It was pretty warm in the Alps on Monday and the freezing level reached 2000 meters in the southern Alps and 2500 meters in the other regions of the Alps. But it's a different story from today. For the western parts of the Alps that is. A high pressure area blocked cold air from the north trying to get to the Alps, but that ‘airblock' is gone and the cold air is on its way to the Alps. This will result in a division of air pressure that will make powder-and-pasta lovers very happy!
A large low-pressure area is forming in the Mediterrenean (one again) and the famous retour d'est will be on fire again. A retour d'rest will result in snow in the Italian Piemonte. It's snowing heavily at the moment. The snowline dropped to a 1000 meters last night and hey, have a look at the webcams, does that look like winter or what?Sestriere
A huge low pressure area is forming above the northwestern regions of the Alps after today. That can be seen on the map below. It's an interesting, but also a pretty complex situation. There isn't a really strong jetstream at the moment above the Alps and that results in multiple fronts that are moving around the low pressure area. It's hard to tell what the exact direction will be. I'm pretty sure that it will snow a lot in the Italian Piemonte on Tuesday and that snowfall will expand to the eastern parts of the southern Alps. Lots of freshies today! You can expect around 20-40 centimeters on the border with France and around 60 centimeters in the first Alps of the Piemonte and the Aosta. Too bad there aren't any lifts open in the part of the Alps.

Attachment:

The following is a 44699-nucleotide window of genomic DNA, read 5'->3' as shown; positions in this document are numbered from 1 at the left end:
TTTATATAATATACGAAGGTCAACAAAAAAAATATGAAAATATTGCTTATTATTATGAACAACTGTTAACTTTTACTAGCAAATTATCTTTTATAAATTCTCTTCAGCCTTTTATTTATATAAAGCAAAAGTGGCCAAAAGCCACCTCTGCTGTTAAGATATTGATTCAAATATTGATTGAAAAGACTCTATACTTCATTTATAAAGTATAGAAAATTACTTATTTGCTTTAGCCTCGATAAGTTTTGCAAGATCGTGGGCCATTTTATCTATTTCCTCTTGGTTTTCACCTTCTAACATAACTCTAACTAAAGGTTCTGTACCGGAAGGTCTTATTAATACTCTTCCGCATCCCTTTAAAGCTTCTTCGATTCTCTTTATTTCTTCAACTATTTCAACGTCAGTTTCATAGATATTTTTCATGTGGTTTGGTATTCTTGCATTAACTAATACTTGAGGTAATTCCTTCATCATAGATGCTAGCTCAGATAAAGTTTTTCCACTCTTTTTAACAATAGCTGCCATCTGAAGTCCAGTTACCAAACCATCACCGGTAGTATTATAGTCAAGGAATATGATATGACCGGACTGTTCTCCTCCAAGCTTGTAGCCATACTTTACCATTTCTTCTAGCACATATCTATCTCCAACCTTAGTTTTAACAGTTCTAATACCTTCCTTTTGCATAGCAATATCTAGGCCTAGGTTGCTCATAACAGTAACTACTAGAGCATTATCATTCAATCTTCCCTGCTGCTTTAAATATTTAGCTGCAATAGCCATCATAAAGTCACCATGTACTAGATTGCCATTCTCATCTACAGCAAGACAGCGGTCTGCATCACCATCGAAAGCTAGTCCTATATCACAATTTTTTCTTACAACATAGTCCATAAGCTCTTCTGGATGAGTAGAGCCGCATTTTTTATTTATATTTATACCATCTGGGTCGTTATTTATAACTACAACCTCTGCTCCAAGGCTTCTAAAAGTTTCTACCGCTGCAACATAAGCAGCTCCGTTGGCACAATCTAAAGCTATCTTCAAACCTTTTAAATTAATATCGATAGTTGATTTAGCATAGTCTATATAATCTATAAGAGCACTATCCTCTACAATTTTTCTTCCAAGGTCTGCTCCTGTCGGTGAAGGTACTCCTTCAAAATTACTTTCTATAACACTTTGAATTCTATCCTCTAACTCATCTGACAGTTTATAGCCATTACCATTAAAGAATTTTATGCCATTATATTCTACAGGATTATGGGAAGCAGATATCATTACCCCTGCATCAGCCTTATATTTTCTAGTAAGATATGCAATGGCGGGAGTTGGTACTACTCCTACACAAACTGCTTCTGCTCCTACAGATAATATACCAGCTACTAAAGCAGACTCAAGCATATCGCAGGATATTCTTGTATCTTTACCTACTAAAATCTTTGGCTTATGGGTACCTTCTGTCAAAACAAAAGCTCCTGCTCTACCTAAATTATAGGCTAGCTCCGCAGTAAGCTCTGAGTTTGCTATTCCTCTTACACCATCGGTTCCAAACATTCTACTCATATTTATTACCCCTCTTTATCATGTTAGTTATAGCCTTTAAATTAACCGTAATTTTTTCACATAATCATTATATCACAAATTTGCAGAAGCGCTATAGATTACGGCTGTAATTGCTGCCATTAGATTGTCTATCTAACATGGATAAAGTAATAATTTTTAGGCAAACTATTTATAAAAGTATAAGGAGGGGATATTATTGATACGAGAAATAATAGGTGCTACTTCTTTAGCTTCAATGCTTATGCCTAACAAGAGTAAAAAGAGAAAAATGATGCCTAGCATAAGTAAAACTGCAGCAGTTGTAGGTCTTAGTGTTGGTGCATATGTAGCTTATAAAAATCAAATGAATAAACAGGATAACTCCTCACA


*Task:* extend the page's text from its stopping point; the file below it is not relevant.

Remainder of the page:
And after Tuesday? Well, it's quite a gamble for the exact pattern, because a shift in the low pressure areas will have consequences for the fronts and the exact location where the fluffy white stuff known as snow will come down. Confusing? Yes. But the three different models don't agree (yet) on the details. The ECMWF is showing the most snow on the border of Italy, Switzerland and France, but GFS en WRF are placing their bets on the eastern regions of the southern Alps. But hey, since it's my job to inform you where to find powder, I'll give it go anyway!
The long term statistics are showing that the ECMWF are right most of the time. But on the other hand we have to deal with the ‘hard to predict' snowfall in the southern Alps. All the weather models are having a hard time forecasting that region right. Always. So we have to add a little bit of mountain weather experience and personal touch to it. My opinion is that it will snow heavily in the southern Alps. This time in the region between the Gran Paradiso and Piz Buin. That's the northern Piemonte, the Aosta, the south of Wallis, the west of the Engadin and south of the Gotthard. That's basicly this weather region.
Snow will also fall in the west of Wallis, the Savoie and the Haute Savoie, because of the northern kickback.The front is strong enough and will reach the southern Alps, and it will probably even reach the Austrian glaciers. Pretty much most of the Alps will get their fix, except the French southern Alps, because a southwestern component in the current is missing. The Austrian northern Alps didn't get that much snow as well, but that might change after this PowderAlert.
PowderAlert #4 will be a good one. There isn't that much open and you have to go to those resorts that have their lifts up and running. We'll give you an update on Thursday with the ‘where-to-go' areas!Stay stoked
Oh, you'll find our snowmaps here!